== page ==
Exciting project launched on Conic Hill

CONIC Hill was the location for yesterday’s (Tuesday) launch of an exciting project that gives hillwalkers the chance to play an important part in the upkeep of their favourite paths.

Adopt a Path – part of the £6.1 million The Mountains & The People Projectis asking volunteers who go hillwalking to adopt a favourite hill route in Loch Lomond & The Trossachs and Cairngorms national parks – they will then inspect the path they go walking and then report back on its condition.

The aim is to create a whole army of volunteer path inspectors who will help spot damage on paths in the National Parks early, so that maintenance money and effort can be targeted and effective.

Yesterday’s launch saw the first cohort of trainees demonstrating their new path-work skills on Conic Hill, to representatives from each of the partner organisations behind the project. The trainees are taking part in a six-month paid course to achieve their SVQ Level 2 in Environmental Conservation, spending time getting to know the different aspects of the course, meeting people working across the sector and most importantly getting to grips with the practical skills required to work in some of the country’s most challenging yet inspiring locations. The project will run a series of 6-month traineeships based in each National Park, training 36 people across this five year project.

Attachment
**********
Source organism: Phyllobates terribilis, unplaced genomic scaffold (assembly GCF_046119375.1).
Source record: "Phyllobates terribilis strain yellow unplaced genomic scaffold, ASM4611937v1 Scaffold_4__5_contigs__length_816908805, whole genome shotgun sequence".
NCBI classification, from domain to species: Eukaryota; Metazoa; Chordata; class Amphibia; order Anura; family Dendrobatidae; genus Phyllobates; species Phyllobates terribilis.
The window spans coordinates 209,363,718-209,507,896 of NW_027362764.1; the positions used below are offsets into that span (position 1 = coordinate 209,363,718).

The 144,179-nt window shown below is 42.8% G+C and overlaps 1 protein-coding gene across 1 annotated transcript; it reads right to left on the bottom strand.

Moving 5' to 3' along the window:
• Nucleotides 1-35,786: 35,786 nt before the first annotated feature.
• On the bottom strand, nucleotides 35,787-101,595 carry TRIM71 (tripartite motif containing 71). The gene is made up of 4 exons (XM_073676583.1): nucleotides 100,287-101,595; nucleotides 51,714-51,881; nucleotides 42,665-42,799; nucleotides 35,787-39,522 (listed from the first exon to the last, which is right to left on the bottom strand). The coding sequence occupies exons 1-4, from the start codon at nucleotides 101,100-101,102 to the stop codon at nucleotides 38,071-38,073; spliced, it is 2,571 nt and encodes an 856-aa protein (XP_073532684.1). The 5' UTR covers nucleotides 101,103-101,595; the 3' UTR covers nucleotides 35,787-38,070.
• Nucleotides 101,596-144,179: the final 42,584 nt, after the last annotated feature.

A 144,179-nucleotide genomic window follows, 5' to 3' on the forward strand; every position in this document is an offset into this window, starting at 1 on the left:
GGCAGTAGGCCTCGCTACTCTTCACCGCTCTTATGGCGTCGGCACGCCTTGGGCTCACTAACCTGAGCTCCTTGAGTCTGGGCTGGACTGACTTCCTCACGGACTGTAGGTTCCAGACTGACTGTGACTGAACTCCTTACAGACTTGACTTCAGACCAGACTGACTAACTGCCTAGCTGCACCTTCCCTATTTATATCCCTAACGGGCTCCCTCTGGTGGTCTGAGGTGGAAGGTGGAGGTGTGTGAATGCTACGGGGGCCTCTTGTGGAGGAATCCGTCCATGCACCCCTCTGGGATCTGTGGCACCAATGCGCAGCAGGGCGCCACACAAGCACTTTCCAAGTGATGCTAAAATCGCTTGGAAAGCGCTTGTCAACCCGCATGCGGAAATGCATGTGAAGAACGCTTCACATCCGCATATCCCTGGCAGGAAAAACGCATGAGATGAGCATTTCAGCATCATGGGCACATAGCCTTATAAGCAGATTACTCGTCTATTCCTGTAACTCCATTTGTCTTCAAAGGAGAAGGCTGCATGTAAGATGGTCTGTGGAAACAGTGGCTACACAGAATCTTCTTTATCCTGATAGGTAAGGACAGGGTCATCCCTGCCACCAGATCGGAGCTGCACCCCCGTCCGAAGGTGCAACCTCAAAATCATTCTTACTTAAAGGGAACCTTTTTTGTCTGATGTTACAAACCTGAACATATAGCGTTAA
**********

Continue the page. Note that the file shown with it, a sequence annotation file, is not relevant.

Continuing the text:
Speaking of the launch, Dougie Baird, Director of Cairngorms Outdoor Access Trust says: “As part of the West Highland Way, Conic Hill is one of Scotland’s most popular walks and the ideal place to launch Adopt a Path.

“The path up Conic Hill will be repaired and improved as part of The Mountains & the People Project. Once repairs are complete on, each of the mountain paths involved, we need people who walk those paths to help us keep an eye on them so we can make sure they are well maintained.

“The volunteers can also be trained to undertake minor maintenance on these adopted paths, helping to ensure that small problems are tackled quickly. Hiring people to inspect paths is expensive and cannot be done often, so it makes a huge difference if we can inspire volunteers who love the hills and walk regularly, to become custodians, adopting routes and keep us informed about the state of the paths.”

For further information on Adopt a Path or to get involved in conservation with The Mountains & The People visit www.themountainsandthepeople.org.uk.

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Author: editor

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